Is it The End for Indies?

Amazon has decided to move their independently published books to a separate division.  This is to provide “readers a convenient way to explore and browse some of the indie selection available on Kindle”.

In addition I noticed that Amazon has removed the tiny photo of a Kindle off of the majority of the book covers on their site, further dissociating themselves from independently published books.  I think it signifies the end of the indie free-for-all.

Don’t get me wrong.  I think independently published books are here to stay, and they are generally a good thing.  Now no agent or publishing house can come between us and our readers.  We turn our noses up at the mountainous slush piles on the editors’ desks and head directly to “Go” to (hopefully) pick up our $200.  It has truly been a revolution, but like any revolution some heads will roll.  In this case, it’s our own.

By introducing a flood of poorly produced books, we have signed our own orders for execution.  In the beginning I was excited by the flood of inexpensive books by undiscovered authors.  Now, two months into my exploration I barely bother getting any new books, even if they are free. 

Stories so riddled with basic spelling errors that a high school English teacher would have failed them are populating the shelves of Amazon and Smashwords.  Plots that have the literary consistency of yesterday’s lumpy oatmeal are being presented to us as feasts.  Character’s with all the depth of Bart Simpson are being paraded around like rock stars.  Reading, once my favorite activity, has become very much a chore.

When I was a punk rocker in the 80’s I spray painted my jacket with the A in a circle along with my friends.  Representing anarchy, I thought the idea of a lawless self-governed society was the way to go.  I liked it until I realized that most of us were incapable of governing a party without having major issues, let alone a society.

I would like to see independent authors continue expanding, but not in anarchy.  With carefully plotted courses and developed characters we can change the face of publishing to benefit readers and authors alike.  If we continue to churn out garbage we will only succeed in furthering the distance between us and ‘real books’.

More reading you might enjoy:

Kindle Indie Books

Why Self Published Authors Know Best (thx to Notes from an Alien for that link)

Self Publishing by the Numbers

About Angela Yuriko Smith

Angela Yuriko Smith is a third generation Uchinanchu and an award-winning American poet, author, and publisher with over 20 years of experience in newspaper journalism. Publisher of Space & Time magazine (est. 1966), a Bram Stoker Awards® Finalist and HWA Mentor of the Year for 2020.
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7 Responses to Is it The End for Indies?

  1. Marina Vox says:

    This makes me very sad to hear. I hope we, as a writing community, can build a mechanism by which we can know the gems from the garbage, but which doesn’t separate us from our audience the way publishing houses used to. Still even the publishing houses gave up on quality control a long time ago. I was working at a book store around the time the publishers started laying off all of their editors. Quality suffered immediately typos and failed subplots abounded. Perhaps they learned their lesson as I feel this has improved somewhat. Hopefully we independents will follow suit.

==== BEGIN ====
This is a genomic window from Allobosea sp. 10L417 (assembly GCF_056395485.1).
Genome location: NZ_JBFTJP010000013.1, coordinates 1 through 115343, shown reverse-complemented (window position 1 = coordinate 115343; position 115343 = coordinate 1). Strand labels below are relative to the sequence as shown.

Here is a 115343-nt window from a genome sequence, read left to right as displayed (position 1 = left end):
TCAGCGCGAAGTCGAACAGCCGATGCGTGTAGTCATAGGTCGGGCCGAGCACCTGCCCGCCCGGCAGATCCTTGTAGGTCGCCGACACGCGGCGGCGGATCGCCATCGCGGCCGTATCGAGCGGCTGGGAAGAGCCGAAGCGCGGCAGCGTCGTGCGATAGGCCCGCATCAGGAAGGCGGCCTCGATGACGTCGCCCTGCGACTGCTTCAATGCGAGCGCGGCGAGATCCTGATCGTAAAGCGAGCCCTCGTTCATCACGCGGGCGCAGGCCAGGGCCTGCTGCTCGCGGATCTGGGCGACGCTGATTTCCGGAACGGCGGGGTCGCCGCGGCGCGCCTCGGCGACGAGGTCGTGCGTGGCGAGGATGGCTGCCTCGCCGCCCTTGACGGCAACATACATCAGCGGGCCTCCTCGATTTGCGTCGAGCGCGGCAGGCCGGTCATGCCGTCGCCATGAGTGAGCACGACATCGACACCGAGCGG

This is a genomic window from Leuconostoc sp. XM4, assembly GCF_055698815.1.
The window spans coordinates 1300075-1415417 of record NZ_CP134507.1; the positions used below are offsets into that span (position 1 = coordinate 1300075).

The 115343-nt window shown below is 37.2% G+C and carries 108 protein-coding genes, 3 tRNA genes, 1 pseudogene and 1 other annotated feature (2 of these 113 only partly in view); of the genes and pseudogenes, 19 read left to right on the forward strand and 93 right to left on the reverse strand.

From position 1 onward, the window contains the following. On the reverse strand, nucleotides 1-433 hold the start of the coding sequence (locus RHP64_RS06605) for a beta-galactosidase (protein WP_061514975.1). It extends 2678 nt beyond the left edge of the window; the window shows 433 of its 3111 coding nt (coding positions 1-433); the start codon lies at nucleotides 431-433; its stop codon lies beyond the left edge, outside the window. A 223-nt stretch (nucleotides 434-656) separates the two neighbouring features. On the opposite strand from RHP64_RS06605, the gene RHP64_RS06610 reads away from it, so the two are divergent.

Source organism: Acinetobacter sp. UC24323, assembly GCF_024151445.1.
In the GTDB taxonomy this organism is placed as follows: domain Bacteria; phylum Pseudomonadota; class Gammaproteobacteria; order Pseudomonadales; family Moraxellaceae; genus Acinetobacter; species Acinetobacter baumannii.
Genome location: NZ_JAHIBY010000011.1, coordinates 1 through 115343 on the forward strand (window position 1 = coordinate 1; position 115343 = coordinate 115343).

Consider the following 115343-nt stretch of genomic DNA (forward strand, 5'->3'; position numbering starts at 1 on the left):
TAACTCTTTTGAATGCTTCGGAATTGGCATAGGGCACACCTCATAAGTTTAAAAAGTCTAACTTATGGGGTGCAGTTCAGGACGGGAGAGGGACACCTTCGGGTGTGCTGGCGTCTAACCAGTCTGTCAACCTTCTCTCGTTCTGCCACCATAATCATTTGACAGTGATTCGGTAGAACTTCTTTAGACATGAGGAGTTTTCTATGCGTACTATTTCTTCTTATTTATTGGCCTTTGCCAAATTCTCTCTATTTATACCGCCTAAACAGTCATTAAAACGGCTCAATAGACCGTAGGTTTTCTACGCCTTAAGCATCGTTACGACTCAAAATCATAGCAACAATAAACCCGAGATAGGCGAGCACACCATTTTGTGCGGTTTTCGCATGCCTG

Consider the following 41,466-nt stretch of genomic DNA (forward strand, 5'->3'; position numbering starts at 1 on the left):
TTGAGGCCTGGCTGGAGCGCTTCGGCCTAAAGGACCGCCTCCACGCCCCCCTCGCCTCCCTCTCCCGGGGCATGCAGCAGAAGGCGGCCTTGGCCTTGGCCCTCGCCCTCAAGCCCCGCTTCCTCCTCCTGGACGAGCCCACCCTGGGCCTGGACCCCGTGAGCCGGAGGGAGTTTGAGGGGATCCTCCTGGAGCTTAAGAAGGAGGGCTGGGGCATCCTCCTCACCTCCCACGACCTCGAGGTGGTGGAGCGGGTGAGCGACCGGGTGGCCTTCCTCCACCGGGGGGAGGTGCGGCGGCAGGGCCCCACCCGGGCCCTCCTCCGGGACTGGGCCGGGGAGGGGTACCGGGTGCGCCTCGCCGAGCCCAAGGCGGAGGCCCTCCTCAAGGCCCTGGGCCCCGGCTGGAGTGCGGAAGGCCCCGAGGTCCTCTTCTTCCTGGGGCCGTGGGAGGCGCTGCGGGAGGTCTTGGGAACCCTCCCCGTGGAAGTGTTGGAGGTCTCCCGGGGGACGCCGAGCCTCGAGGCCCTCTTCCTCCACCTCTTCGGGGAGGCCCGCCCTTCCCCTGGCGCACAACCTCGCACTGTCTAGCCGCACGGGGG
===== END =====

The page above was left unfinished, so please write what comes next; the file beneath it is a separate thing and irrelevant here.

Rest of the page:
• :Dandi says:

      I agree Marina, I think eventually people will realize that it’s not a get rich quick thing and you can’t spew out books with bad punctuation and expect to be a best seller. I plan to send my own books thru a professional editor as soon as we change countries and settle down.

  2. Amy Eye says:

    I don’t think this could have been said an more eloquently. AMEN to your perfect blog post.

  3. I hop it is the end for poorly produced books, but that cat is out of the bag.

    What I THINK may happen is that Internet bloggers are going to become that much more important. With all of the indie books out there these days, people are going to start gravitating to reviewers who can separate the wheat from the chaff.

    I honestly think that reviewers are going to develop a following. Forget the published reviewers from newspapers (which are going the way of the horse drawn carriage anyway), they mostly pander to well known authors from large publishing houses. The future belongs to the blogger-reviewer. They are going to be a reader’s first line of defense against bad indie books.

    Amazon’s further foray into the publishing world probably bodes ill for other large publishing houses. Amazon has the bucks to sign whomever they like and they control a large portion of books sales through their retail site. The war of publishers will be fun to watch.

    One GREAT consequence may be Amazon paying big bucks for successful indie authors to sign with their publishing organization.


    • :Dandi says:

      Good points Splitter… I like the idea of Amazon going after authors instead of the other way around. Like anything, in the beginning there will be a huge influx as everyone jumps in and then things will settle and we’ll still be here ;p

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